Initial evidence suggests that gains in relationship functioning from brief, web-based programs are maintained through one year following the intervention; however, whether these results generalize to a low-income sample is unclear. Furthermore, previous research from in-person couple therapy suggests there may be different shapes of maintenance slopes for behavioral versus acceptance-based techniques. This study contacted 668 individuals who enrolled in online behavioral (ePREP) or acceptance-based (OurRelationship) programs one year following completion of the program. Multilevel modeling was used to examine linear and quadratic rates of change in the year following the online intervention as well as total amount of change from pretreatment to 12-month follow-up for both relationship and individual functioning. The majority of couples who responded continued to be in a relationship with the same partner (68.3%). Examinations of relationship functioning indicated couples in both programs maintained their gains over follow-up (i.e., no significant linear or quadratic changes), with medium-to-large within-group effect sizes from pre- to one-year follow-up. There were no significant differences in relationship outcomes between OurRelationship and ePREP. Similarly, examinations of individual functioning outcomes indicated couples maintained their gains over follow-up or continued to improve. In total, couples experienced small-to-medium within-group effect sizes from pretreatment to one-year follow-up, with larger effects for individuals who were initially distressed. These results suggest that online programs create lasting change for low-income couples in relationship and individual functioning, with minimal differences between behavioral and acceptance-based orientations.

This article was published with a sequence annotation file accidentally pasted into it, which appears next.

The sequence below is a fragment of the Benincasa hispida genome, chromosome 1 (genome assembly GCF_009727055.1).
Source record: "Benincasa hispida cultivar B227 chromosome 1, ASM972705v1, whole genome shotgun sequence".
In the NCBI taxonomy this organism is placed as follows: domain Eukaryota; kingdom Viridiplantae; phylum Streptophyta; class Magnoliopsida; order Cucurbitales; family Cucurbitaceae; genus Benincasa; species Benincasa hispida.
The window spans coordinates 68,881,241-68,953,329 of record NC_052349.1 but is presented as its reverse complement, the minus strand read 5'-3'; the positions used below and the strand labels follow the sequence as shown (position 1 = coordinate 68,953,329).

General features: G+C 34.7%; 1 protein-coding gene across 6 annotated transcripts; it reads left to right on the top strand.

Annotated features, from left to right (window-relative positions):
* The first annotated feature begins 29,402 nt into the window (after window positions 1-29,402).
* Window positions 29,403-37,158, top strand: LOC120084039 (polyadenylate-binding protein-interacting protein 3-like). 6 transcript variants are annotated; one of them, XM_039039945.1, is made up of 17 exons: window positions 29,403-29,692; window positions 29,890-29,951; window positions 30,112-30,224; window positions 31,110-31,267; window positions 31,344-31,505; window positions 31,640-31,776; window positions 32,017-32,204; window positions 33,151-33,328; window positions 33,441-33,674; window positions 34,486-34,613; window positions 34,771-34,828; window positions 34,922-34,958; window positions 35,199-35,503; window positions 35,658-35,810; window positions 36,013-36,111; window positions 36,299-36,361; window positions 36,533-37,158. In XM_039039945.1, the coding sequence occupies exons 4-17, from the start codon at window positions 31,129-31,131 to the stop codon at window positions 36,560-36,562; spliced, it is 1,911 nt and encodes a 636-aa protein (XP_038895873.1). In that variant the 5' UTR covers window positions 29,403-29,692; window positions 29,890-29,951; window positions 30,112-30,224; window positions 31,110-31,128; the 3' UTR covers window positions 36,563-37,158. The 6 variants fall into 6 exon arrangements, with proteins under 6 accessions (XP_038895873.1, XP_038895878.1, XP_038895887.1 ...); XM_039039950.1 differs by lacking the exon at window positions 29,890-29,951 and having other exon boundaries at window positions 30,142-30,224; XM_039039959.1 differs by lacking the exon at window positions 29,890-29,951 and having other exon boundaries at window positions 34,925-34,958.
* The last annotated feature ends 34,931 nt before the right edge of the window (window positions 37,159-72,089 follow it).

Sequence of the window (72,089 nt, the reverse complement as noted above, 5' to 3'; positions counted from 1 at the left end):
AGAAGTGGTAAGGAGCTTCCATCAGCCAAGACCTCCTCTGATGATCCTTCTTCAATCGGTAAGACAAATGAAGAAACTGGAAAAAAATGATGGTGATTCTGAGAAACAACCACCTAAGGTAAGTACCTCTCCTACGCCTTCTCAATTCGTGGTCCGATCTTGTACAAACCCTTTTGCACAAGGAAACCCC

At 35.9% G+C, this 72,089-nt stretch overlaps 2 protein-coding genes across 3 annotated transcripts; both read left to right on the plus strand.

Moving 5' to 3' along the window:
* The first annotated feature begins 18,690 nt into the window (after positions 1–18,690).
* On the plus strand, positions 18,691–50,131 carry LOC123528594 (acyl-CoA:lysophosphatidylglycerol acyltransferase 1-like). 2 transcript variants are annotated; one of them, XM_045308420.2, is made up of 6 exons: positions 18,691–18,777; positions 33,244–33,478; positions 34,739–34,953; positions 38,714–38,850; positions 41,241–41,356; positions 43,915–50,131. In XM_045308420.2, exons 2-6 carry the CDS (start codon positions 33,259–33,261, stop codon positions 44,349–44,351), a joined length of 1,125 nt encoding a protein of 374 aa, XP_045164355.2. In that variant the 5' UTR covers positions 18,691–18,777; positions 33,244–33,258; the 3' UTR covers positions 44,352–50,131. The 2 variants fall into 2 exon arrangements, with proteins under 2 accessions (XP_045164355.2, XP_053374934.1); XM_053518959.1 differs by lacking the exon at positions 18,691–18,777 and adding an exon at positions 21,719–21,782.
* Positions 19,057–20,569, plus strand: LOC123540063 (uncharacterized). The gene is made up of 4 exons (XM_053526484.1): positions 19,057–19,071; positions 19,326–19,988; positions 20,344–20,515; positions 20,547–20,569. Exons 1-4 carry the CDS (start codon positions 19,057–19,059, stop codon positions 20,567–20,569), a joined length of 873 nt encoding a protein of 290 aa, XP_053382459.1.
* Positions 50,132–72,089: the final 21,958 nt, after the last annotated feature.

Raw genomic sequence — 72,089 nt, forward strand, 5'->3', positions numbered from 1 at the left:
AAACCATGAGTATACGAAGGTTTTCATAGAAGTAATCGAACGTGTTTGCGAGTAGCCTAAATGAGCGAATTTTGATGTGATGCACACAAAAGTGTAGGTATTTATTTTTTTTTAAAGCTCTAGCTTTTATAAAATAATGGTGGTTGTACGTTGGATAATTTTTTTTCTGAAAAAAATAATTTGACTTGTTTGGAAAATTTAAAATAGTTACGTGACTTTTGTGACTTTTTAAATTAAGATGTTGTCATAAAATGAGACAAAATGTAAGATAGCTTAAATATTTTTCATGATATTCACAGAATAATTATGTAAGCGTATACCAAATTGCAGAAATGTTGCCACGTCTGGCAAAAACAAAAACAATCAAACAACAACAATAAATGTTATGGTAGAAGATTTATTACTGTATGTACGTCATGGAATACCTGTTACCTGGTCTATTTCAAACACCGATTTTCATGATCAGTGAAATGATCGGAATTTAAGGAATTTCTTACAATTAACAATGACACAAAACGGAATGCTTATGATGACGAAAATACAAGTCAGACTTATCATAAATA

- Couples/Romantic Relationships
- Longitudinal Data
ASJC Scopus subject areas
- Social Psychology
- Clinical Psychology
- Social Sciences (miscellaneous)